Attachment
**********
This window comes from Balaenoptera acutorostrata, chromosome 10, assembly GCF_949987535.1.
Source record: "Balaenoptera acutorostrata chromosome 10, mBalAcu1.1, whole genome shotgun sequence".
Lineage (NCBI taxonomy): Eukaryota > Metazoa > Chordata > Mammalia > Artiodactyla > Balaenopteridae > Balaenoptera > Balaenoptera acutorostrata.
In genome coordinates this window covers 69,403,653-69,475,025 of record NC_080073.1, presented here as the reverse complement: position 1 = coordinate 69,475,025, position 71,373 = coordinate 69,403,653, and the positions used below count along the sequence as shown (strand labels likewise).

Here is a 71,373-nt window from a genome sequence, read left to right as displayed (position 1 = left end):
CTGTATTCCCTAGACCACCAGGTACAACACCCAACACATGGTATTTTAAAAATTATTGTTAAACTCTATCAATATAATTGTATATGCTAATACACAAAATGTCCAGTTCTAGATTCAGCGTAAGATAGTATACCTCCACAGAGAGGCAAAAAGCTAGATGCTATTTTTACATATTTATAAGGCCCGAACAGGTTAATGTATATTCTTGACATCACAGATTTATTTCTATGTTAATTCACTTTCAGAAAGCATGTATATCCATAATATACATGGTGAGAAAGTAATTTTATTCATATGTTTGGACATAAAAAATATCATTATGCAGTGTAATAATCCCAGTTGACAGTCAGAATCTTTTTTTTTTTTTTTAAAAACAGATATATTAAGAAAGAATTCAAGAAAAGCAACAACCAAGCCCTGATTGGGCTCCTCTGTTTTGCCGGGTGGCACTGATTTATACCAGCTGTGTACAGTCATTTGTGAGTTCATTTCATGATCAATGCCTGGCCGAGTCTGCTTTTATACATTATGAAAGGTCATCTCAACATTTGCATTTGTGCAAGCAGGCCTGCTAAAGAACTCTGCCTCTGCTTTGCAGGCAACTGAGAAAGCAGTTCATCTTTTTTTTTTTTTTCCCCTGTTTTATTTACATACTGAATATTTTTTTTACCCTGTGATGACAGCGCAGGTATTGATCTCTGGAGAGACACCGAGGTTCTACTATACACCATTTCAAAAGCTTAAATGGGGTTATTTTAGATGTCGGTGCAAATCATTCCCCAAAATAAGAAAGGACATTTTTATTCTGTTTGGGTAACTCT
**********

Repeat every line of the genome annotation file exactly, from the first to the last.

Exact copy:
This window comes from Balaenoptera acutorostrata, chromosome 10, assembly GCF_949987535.1.
Source record: "Balaenoptera acutorostrata chromosome 10, mBalAcu1.1, whole genome shotgun sequence".
Lineage (NCBI taxonomy): Eukaryota > Metazoa > Chordata > Mammalia > Artiodactyla > Balaenopteridae > Balaenoptera > Balaenoptera acutorostrata.
In genome coordinates this window covers 69,403,653-69,475,025 of record NC_080073.1, presented here as the reverse complement: position 1 = coordinate 69,475,025, position 71,373 = coordinate 69,403,653, and the positions used below count along the sequence as shown (strand labels likewise).

Here is a 71,373-nt window from a genome sequence, read left to right as displayed (position 1 = left end):
CTGTATTCCCTAGACCACCAGGTACAACACCCAACACATGGTATTTTAAAAATTATTGTTAAACTCTATCAATATAATTGTATATGCTAATACACAAAATGTCCAGTTCTAGATTCAGCGTAAGATAGTATACCTCCACAGAGAGGCAAAAAGCTAGATGCTATTTTTACATATTTATAAGGCCCGAACAGGTTAATGTATATTCTTGACATCACAGATTTATTTCTATGTTAATTCACTTTCAGAAAGCATGTATATCCATAATATACATGGTGAGAAAGTAATTTTATTCATATGTTTGGACATAAAAAATATCATTATGCAGTGTAATAATCCCAGTTGACAGTCAGAATCTTTTTTTTTTTTTTTAAAAACAGATATATTAAGAAAGAATTCAAGAAAAGCAACAACCAAGCCCTGATTGGGCTCCTCTGTTTTGCCGGGTGGCACTGATTTATACCAGCTGTGTACAGTCATTTGTGAGTTCATTTCATGATCAATGCCTGGCCGAGTCTGCTTTTATACATTATGAAAGGTCATCTCAACATTTGCATTTGTGCAAGCAGGCCTGCTAAAGAACTCTGCCTCTGCTTTGCAGGCAACTGAGAAAGCAGTTCATCTTTTTTTTTTTTTTCCCCTGTTTTATTTACATACTGAATATTTTTTTTACCCTGTGATGACAGCGCAGGTATTGATCTCTGGAGAGACACCGAGGTTCTACTATACACCATTTCAAAAGCTTAAATGGGGTTATTTTAGATGTCGGTGCAAATCATTCCCCAAAATAAGAAAGGACATTTTTATTCTGTTTGGGTAACTCT